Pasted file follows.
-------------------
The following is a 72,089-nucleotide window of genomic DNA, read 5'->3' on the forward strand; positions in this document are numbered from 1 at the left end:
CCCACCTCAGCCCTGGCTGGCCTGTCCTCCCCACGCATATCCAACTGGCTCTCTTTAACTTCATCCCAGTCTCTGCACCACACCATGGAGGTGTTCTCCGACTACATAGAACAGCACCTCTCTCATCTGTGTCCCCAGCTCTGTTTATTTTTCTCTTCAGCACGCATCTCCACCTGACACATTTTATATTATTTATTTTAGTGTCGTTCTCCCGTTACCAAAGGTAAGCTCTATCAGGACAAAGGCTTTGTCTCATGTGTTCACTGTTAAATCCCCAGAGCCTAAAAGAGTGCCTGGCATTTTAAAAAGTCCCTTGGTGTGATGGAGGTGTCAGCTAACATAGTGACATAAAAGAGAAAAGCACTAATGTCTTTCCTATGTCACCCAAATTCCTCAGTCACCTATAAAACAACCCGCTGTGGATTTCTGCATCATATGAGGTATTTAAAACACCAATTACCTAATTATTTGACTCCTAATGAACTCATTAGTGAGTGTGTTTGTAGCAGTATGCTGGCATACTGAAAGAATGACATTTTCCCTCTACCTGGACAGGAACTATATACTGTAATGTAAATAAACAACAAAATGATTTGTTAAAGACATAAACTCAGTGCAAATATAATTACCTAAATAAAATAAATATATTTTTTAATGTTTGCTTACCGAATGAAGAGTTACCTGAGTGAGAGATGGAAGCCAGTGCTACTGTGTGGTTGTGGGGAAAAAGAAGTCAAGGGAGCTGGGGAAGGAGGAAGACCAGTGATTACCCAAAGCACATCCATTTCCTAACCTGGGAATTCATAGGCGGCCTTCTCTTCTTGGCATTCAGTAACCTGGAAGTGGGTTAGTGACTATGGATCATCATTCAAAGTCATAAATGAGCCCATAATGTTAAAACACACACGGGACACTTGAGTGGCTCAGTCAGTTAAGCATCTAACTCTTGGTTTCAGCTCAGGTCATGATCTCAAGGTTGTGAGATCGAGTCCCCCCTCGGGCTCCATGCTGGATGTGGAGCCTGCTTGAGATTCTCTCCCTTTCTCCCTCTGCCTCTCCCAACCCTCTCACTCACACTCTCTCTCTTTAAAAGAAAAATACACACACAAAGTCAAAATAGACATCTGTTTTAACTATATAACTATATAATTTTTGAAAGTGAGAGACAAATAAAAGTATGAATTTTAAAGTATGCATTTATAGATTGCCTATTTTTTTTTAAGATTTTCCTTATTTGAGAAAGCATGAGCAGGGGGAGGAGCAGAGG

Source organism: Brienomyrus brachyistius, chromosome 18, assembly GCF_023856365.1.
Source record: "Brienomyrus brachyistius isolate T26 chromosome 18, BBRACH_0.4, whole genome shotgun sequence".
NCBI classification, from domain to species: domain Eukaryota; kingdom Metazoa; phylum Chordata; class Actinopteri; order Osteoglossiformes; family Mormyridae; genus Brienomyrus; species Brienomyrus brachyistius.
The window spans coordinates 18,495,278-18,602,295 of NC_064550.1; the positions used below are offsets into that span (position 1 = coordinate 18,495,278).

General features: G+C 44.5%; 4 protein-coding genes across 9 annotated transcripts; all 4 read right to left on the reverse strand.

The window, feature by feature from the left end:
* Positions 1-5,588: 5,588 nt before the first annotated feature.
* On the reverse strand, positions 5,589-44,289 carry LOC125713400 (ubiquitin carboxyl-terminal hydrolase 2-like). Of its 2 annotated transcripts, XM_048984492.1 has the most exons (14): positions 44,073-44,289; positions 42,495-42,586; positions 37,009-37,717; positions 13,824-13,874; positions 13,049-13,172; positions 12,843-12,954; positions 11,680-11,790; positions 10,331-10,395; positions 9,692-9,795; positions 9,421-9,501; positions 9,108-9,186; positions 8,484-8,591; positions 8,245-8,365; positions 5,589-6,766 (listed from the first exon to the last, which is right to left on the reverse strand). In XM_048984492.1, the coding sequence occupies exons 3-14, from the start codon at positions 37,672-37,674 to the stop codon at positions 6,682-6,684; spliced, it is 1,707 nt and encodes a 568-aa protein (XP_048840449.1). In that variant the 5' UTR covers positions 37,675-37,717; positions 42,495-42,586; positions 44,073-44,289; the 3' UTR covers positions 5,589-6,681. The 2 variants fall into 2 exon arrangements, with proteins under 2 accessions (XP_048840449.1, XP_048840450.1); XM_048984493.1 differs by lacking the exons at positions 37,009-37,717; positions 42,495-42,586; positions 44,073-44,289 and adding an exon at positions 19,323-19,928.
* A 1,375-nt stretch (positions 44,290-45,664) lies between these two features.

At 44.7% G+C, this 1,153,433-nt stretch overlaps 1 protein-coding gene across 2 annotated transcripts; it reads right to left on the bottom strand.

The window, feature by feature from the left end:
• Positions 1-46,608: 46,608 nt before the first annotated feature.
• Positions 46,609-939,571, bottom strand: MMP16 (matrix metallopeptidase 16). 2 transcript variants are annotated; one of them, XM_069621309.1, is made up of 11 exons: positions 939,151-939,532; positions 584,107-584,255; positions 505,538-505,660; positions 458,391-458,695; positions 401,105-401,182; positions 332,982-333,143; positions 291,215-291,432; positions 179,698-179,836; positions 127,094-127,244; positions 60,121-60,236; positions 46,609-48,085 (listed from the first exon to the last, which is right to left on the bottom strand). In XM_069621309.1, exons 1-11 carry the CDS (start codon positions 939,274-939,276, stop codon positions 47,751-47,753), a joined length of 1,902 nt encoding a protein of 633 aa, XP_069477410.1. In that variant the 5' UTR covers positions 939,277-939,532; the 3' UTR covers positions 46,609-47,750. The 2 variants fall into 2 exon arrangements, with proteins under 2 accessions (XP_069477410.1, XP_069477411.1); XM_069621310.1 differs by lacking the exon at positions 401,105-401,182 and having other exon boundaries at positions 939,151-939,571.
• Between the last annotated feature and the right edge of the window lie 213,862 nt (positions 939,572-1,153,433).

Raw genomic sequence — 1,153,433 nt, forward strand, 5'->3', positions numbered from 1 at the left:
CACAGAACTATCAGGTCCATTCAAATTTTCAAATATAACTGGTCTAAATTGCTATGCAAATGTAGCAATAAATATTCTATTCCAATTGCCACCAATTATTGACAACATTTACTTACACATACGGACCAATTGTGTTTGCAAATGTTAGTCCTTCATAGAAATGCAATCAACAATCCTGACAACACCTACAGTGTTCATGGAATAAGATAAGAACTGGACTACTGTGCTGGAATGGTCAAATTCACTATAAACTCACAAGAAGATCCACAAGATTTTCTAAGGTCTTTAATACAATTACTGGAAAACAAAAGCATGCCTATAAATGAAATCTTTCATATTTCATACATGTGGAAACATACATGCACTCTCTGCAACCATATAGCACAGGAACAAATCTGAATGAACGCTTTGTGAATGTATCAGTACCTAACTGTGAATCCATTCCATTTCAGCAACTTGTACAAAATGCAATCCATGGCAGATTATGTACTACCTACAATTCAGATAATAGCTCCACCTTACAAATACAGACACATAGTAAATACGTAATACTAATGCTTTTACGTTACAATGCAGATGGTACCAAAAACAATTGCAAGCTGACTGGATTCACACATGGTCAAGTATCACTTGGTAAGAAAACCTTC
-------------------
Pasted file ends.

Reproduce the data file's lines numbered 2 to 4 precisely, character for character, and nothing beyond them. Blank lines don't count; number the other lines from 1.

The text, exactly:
CCCACCTCAGCCCTGGCTGGCCTGTCCTCCCCACGCATATCCAACTGGCTCTCTTTAACTTCATCCCAGTCTCTGCACCACACCATGGAGGTGTTCTCCGACTACATAGAACAGCACCTCTCTCATCTGTGTCCCCAGCTCTGTTTATTTTTCTCTTCAGCACGCATCTCCACCTGACACATTTTATATTATTTATTTTAGTGTCGTTCTCCCGTTACCAAAGGTAAGCTCTATCAGGACAAAGGCTTTGTCTCATGTGTTCACTGTTAAATCCCCAGAGCCTAAAAGAGTGCCTGGCATTTTAAAAAGTCCCTTGGTGTGATGGAGGTGTCAGCTAACATAGTGACATAAAAGAGAAAAGCACTAATGTCTTTCCTATGTCACCCAAATTCCTCAGTCACCTATAAAACAACCCGCTGTGGATTTCTGCATCATATGAGGTATTTAAAACACCAATTACCTAATTATTTGACTCCTAATGAACTCATTAGTGAGTGTGTTTGTAGCAGTATGCTGGCATACTGAAAGAATGACATTTTCCCTCTACCTGGACAGGAACTATATACTGTAATGTAAATAAACAACAAAATGATTTGTTAAAGACATAAACTCAGTGCAAATATAATTACCTAAATAAAATAAATATATTTTTTAATGTTTGCTTACCGAATGAAGAGTTACCTGAGTGAGAGATGGAAGCCAGTGCTACTGTGTGGTTGTGGGGAAAAAGAAGTCAAGGGAGCTGGGGAAGGAGGAAGACCAGTGATTACCCAAAGCACATCCATTTCCTAACCTGGGAATTCATAGGCGGCCTTCTCTTCTTGGCATTCAGTAACCTGGAAGTGGGTTAGTGACTATGGATCATCATTCAAAGTCATAAATGAGCCCATAATGTTAAAACACACACGGGACACTTGAGTGGCTCAGTCAGTTAAGCATCTAACTCTTGGTTTCAGCTCAGGTCATGATCTCAAGGTTGTGAGATCGAGTCCCCCCTCGGGCTCCATGCTGGATGTGGAGCCTGCTTGAGATTCTCTCCCTTTCTCCCTCTGCCTCTCCCAACCCTCTCACTCACACTCTCTCTCTTTAAAAGAAAAATACACACACAAAGTCAAAATAGACATCTGTTTTAACTATATAACTATATAATTTTTGAAAGTGAGAGACAAATAAAAGTATGAATTTTAAAGTATGCATTTATAGATTGCCTATTTTTTTTTAAGATTTTCCTTATTTGAGAAAGCATGAGCAGGGGGAGGAGCAGAGG

Source organism: Brienomyrus brachyistius, chromosome 18, assembly GCF_023856365.1.
Source record: "Brienomyrus brachyistius isolate T26 chromosome 18, BBRACH_0.4, whole genome shotgun sequence".